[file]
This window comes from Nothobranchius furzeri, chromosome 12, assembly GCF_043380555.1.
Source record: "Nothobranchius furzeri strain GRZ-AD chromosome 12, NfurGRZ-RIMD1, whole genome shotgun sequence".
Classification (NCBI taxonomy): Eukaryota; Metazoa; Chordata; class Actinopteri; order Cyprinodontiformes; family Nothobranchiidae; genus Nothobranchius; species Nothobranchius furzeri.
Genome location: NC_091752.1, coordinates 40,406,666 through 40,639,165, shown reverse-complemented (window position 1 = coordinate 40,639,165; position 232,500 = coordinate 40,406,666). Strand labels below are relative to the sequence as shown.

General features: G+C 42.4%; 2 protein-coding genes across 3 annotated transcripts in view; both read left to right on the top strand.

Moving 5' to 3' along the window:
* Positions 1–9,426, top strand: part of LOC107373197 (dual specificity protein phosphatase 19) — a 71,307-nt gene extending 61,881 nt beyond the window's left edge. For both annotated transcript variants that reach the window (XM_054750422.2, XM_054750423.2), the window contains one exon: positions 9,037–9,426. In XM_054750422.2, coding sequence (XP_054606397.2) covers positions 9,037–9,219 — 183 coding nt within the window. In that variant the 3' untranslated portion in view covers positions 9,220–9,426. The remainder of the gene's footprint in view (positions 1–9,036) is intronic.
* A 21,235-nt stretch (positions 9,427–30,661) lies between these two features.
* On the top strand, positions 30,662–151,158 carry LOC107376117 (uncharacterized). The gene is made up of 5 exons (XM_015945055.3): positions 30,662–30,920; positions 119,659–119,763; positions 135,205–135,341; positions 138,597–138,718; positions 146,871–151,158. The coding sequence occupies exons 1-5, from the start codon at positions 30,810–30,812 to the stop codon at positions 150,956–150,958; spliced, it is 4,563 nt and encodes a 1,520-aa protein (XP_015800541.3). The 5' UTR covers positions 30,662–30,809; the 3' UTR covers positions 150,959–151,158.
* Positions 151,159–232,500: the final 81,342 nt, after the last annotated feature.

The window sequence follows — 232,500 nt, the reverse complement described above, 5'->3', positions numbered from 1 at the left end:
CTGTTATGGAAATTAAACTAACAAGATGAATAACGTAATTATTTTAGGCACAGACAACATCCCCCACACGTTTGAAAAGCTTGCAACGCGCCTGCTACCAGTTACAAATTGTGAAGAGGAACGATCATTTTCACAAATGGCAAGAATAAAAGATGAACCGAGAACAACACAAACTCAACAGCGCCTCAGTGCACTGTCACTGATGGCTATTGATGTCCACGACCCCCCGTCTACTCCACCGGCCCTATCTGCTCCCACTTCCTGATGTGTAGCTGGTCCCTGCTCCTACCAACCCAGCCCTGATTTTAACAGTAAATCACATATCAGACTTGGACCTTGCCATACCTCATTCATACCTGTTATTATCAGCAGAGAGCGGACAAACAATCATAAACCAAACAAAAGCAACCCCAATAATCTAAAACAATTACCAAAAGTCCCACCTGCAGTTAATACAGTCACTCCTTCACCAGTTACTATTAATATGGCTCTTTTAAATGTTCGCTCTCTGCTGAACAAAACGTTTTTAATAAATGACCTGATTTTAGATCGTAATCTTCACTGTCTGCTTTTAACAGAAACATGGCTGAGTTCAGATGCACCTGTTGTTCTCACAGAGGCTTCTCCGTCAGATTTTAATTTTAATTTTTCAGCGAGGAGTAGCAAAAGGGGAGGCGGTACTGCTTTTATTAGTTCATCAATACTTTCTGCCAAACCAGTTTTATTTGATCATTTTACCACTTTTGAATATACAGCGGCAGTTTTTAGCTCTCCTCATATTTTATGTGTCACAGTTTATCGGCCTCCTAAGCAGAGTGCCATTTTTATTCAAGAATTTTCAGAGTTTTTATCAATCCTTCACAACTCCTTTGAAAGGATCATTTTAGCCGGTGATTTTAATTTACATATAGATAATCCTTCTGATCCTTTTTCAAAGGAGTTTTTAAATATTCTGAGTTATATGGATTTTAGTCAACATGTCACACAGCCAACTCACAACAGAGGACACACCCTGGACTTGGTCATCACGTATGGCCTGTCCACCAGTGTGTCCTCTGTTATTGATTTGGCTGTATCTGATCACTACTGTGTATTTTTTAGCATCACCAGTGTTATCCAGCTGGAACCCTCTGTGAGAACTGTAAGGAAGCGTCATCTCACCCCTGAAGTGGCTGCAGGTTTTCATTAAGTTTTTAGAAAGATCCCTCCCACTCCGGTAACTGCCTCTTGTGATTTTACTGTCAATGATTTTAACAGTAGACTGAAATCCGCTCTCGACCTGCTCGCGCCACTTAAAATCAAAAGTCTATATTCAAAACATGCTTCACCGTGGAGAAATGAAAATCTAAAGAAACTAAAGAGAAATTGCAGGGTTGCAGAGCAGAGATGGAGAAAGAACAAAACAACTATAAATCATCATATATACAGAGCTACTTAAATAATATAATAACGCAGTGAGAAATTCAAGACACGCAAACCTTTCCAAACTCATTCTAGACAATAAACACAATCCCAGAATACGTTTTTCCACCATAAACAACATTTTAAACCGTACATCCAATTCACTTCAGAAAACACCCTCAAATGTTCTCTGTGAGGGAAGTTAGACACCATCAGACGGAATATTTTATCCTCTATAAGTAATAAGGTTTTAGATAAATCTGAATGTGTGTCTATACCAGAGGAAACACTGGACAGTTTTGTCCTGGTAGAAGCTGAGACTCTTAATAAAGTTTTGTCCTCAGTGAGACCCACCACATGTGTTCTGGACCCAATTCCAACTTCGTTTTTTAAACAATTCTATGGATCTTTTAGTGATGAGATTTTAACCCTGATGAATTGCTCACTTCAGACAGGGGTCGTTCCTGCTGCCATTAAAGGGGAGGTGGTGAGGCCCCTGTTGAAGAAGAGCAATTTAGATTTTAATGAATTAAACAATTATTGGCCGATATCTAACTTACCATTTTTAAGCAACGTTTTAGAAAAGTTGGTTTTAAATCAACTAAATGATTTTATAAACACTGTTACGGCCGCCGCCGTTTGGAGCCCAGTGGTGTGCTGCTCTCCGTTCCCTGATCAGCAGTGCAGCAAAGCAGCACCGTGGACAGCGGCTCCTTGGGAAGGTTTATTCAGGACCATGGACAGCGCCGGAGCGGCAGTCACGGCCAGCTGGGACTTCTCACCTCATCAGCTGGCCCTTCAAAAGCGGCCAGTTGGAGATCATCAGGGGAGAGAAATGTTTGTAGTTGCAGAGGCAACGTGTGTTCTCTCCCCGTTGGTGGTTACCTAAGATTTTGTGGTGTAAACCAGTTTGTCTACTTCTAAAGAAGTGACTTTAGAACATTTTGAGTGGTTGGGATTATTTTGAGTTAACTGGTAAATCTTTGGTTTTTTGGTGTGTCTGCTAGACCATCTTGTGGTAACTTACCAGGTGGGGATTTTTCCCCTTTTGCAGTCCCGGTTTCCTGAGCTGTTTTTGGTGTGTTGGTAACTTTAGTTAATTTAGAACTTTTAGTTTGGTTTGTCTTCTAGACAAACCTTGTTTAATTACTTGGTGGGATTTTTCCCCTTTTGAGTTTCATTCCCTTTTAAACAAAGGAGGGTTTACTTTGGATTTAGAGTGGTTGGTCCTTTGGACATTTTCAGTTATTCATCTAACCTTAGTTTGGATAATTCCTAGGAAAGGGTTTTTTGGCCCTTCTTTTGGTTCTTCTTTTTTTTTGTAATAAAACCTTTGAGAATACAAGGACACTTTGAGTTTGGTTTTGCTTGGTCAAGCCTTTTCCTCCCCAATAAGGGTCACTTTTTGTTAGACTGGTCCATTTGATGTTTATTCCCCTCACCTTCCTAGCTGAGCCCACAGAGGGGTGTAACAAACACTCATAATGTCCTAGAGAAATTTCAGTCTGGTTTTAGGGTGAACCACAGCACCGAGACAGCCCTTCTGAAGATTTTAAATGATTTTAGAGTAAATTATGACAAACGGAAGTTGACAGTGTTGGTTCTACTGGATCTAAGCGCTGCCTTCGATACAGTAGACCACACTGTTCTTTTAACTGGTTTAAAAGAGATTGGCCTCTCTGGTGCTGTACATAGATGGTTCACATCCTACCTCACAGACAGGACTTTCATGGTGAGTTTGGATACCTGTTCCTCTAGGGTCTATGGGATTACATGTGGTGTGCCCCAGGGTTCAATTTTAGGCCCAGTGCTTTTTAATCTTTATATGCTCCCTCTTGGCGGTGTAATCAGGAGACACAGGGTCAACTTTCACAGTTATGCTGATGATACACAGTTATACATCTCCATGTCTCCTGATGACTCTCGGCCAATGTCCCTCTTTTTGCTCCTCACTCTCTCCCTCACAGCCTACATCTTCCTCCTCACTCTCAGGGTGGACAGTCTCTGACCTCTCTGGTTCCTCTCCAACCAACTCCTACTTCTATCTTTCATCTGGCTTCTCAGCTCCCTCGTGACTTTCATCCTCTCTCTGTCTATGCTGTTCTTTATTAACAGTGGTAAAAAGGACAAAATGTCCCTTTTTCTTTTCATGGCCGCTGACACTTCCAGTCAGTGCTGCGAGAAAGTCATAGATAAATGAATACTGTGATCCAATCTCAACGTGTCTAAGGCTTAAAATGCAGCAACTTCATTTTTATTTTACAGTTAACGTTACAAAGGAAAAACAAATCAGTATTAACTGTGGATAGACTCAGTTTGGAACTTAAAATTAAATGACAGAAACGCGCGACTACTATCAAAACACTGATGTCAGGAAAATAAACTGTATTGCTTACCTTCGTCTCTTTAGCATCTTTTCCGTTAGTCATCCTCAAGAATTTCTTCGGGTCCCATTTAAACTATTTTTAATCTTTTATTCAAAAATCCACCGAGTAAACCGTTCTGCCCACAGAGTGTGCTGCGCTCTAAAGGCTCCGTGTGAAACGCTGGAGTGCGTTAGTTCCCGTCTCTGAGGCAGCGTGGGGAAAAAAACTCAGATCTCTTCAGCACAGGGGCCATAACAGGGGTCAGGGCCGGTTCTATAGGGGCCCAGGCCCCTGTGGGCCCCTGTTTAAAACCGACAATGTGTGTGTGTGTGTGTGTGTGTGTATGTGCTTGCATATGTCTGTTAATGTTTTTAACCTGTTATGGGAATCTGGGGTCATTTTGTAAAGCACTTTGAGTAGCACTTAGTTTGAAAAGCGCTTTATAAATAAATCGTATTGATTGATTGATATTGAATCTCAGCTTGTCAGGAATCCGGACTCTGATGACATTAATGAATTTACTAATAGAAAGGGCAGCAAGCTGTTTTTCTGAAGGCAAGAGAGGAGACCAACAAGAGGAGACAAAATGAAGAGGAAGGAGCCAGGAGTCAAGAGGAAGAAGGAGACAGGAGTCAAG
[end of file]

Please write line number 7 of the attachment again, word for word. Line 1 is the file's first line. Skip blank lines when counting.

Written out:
* Positions 1–9,426, top strand: part of LOC107373197 (dual specificity protein phosphatase 19) — a 71,307-nt gene extending 61,881 nt beyond the window's left edge. For both annotated transcript variants that reach the window (XM_054750422.2, XM_054750423.2), the window contains one exon: positions 9,037–9,426. In XM_054750422.2, coding sequence (XP_054606397.2) covers positions 9,037–9,219 — 183 coding nt within the window. In that variant the 3' untranslated portion in view covers positions 9,220–9,426. The remainder of the gene's footprint in view (positions 1–9,036) is intronic.